Mona Lisas and Mirages

Summer sunset turns the sky

Into a Mona Lisa.

Renaissance and reverie fade together as red

Fades into pink into orange

And clouds meander from one corner of sky

To another. The haze takes over us

We drown in this mirage.

She holds her seven-year-old self in her hands

Collecting one strand at a time

Ripped at every edge

We collect mud from the dead sea

Hoping it will make her feel like a masterpiece again

We hold our breath as she sits

Before a window smeared with fingerprints

Of patients whose presence has been noted

She rests on bleached cotton sheets

Overlooking a field of truffula trees, a

Sixteenth century portrait, and wild speculations.


à bientôt




One thought on “Mona Lisas and Mirages

  1. Seemingly innocuous, this poem has an overwhelming theme only clarified when one takes into account form.

    Love is often found in unknown places. In this case: in between the lines.

    Beginning with the first enigmatic symbol, the form of this poem lends a great amount to its secondary meaning. An ambiguous reading of the line “Into a Mona Lisa,” were it not succeeded by a punctuation mark, begins the next statement: an oddly worded phrase commenting on how the speaker is lost in emotion. The specific emotion being love, in this case.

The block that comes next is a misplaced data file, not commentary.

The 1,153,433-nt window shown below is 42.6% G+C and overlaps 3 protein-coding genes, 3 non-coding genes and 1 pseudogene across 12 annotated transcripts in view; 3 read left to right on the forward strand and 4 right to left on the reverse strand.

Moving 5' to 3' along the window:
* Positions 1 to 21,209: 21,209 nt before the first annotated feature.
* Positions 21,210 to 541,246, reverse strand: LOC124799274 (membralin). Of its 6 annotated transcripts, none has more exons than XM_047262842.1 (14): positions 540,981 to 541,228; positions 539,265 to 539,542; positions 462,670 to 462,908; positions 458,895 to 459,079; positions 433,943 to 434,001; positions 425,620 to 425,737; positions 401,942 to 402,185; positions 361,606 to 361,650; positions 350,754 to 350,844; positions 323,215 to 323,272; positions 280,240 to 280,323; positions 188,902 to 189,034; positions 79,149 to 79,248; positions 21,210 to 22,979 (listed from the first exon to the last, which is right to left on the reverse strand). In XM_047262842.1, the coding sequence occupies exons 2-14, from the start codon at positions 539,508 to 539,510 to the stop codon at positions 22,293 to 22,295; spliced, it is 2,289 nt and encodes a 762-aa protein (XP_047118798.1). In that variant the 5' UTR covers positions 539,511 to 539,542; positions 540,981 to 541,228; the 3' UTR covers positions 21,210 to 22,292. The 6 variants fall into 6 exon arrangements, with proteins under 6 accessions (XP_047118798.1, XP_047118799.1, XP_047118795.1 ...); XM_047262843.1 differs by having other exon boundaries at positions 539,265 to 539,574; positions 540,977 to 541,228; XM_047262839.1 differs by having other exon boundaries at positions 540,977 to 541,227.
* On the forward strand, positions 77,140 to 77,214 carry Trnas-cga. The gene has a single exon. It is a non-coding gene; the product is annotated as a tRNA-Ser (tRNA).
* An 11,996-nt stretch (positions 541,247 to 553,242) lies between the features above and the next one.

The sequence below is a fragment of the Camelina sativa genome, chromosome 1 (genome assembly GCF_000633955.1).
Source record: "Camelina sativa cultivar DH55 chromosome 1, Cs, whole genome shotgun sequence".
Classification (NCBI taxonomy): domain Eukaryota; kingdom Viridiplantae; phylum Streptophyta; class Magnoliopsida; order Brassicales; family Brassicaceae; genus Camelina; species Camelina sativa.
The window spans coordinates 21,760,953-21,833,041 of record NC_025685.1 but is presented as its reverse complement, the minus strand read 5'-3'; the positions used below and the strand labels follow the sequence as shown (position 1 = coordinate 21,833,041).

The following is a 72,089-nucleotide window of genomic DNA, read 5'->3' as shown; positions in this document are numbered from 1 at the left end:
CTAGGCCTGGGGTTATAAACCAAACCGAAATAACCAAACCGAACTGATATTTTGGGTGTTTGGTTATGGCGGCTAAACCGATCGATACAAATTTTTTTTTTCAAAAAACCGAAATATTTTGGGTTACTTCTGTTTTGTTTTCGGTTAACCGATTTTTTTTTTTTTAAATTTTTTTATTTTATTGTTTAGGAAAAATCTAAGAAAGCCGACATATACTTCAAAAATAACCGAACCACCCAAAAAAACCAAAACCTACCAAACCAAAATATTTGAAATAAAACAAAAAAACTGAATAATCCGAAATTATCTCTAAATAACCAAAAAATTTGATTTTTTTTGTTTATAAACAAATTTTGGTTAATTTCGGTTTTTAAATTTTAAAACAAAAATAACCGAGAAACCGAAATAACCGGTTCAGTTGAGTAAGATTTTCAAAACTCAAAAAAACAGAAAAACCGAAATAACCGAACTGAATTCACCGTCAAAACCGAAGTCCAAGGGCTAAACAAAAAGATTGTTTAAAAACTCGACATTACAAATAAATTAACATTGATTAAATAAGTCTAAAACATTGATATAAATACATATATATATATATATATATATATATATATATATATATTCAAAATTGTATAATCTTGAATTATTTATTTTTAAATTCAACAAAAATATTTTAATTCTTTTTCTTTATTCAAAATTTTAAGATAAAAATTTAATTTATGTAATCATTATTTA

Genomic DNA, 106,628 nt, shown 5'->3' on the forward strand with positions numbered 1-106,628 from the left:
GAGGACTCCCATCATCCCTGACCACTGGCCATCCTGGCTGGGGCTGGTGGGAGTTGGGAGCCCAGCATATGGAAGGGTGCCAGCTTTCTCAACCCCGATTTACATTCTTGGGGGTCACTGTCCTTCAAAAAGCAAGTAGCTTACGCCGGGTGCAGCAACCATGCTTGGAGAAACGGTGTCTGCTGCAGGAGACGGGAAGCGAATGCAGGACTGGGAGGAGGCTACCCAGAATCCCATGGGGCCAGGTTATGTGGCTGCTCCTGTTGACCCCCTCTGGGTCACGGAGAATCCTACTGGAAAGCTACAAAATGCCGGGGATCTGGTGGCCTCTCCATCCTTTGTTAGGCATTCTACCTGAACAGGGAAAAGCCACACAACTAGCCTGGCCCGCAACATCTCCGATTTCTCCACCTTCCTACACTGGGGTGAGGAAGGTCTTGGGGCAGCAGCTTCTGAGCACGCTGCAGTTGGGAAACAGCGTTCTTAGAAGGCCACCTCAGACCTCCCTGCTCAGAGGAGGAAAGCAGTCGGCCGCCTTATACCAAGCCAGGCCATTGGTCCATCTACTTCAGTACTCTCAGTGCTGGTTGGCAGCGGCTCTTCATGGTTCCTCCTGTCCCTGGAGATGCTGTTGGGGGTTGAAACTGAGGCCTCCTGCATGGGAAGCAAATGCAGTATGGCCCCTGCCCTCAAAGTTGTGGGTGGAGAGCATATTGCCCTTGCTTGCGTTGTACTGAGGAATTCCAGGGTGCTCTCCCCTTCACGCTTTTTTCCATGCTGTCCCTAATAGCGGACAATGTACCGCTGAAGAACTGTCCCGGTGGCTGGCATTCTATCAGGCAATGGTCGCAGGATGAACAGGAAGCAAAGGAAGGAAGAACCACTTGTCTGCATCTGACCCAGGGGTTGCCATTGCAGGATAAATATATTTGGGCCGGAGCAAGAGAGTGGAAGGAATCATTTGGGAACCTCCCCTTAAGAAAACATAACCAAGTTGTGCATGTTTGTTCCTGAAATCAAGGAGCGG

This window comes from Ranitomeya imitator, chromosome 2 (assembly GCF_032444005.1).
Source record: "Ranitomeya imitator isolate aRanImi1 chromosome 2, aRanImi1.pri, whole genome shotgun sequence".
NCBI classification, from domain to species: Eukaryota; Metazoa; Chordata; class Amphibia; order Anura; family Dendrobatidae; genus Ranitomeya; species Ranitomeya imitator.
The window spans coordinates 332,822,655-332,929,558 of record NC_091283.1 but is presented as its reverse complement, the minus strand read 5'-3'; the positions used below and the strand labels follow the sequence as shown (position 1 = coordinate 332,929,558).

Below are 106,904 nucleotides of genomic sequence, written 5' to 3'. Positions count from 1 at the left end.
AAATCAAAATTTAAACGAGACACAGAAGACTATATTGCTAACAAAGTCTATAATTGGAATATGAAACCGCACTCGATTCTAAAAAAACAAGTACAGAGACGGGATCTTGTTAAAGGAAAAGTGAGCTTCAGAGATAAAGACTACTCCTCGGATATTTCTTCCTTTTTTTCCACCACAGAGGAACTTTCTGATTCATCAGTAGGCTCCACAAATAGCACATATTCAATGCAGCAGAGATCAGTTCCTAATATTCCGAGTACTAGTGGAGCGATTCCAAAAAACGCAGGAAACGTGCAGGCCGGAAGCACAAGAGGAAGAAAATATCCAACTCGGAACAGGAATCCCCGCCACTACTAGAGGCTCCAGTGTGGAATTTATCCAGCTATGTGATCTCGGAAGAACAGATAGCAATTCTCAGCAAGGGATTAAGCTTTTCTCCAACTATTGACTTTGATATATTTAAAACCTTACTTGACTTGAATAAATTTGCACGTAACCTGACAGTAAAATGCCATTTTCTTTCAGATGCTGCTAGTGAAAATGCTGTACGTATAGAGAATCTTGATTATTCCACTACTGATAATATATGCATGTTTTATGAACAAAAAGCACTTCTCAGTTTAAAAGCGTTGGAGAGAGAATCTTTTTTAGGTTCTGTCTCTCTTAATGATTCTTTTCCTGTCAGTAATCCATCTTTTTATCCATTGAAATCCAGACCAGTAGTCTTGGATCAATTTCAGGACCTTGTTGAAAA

Following with the trend of form denoting meaning, the line about haze also has secondary meaning. One only has to read “To another. The haze takes over us” to comprehend the significance of transitioning to mention “us” or humans in general. Is the haze a detraction of love, or something else entirely? Shortly after, the introduction of a main character holding her past self proves the thought of detraction to be correct.

    “Ripped at every edge” can refer to many images: the mirage, “herself”, and most interestingly: the clouds. Clouds, often thought of as either wispy or full, mirror love in that it is either all encompassing or not encompassing at all.

    A sudden change of scenery rips the reader away from the theme of love, only to be reinstated with the feeling after reading the last line.

    Love, an overarching monolith of an emotion, is often mistreated and misconstrued. This poem so eloquently captures the jolting ride that is experiencing love all the while blatantly ignoring it.

    Liked by 1 person

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